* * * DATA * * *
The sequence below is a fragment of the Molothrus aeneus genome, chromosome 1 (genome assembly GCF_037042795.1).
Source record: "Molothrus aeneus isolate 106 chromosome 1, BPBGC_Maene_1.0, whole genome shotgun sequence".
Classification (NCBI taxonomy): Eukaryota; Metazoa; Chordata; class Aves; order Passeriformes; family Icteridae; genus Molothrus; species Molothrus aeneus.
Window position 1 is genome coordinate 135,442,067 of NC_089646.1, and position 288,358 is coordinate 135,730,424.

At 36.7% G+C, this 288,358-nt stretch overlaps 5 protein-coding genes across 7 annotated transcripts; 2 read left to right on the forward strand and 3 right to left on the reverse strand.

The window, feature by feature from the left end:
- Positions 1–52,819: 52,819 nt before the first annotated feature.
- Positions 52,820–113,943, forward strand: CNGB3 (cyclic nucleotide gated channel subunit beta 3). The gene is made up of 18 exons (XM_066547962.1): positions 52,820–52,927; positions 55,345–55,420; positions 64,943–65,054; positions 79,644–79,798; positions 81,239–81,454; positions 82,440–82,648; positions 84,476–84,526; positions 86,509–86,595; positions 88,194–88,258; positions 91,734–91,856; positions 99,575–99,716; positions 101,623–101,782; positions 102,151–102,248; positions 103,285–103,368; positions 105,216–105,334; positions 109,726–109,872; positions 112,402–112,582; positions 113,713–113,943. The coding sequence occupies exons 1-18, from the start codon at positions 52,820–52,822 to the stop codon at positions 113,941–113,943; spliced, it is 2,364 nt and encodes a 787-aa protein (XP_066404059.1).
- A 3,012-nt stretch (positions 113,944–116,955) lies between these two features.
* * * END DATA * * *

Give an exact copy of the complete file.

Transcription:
The sequence below is a fragment of the Molothrus aeneus genome, chromosome 1 (genome assembly GCF_037042795.1).
Source record: "Molothrus aeneus isolate 106 chromosome 1, BPBGC_Maene_1.0, whole genome shotgun sequence".
Classification (NCBI taxonomy): Eukaryota; Metazoa; Chordata; class Aves; order Passeriformes; family Icteridae; genus Molothrus; species Molothrus aeneus.
Window position 1 is genome coordinate 135,442,067 of NC_089646.1, and position 288,358 is coordinate 135,730,424.

At 36.7% G+C, this 288,358-nt stretch overlaps 5 protein-coding genes across 7 annotated transcripts; 2 read left to right on the forward strand and 3 right to left on the reverse strand.

The window, feature by feature from the left end:
- Positions 1–52,819: 52,819 nt before the first annotated feature.
- Positions 52,820–113,943, forward strand: CNGB3 (cyclic nucleotide gated channel subunit beta 3). The gene is made up of 18 exons (XM_066547962.1): positions 52,820–52,927; positions 55,345–55,420; positions 64,943–65,054; positions 79,644–79,798; positions 81,239–81,454; positions 82,440–82,648; positions 84,476–84,526; positions 86,509–86,595; positions 88,194–88,258; positions 91,734–91,856; positions 99,575–99,716; positions 101,623–101,782; positions 102,151–102,248; positions 103,285–103,368; positions 105,216–105,334; positions 109,726–109,872; positions 112,402–112,582; positions 113,713–113,943. The coding sequence occupies exons 1-18, from the start codon at positions 52,820–52,822 to the stop codon at positions 113,941–113,943; spliced, it is 2,364 nt and encodes a 787-aa protein (XP_066404059.1).
- A 3,012-nt stretch (positions 113,944–116,955) lies between these two features.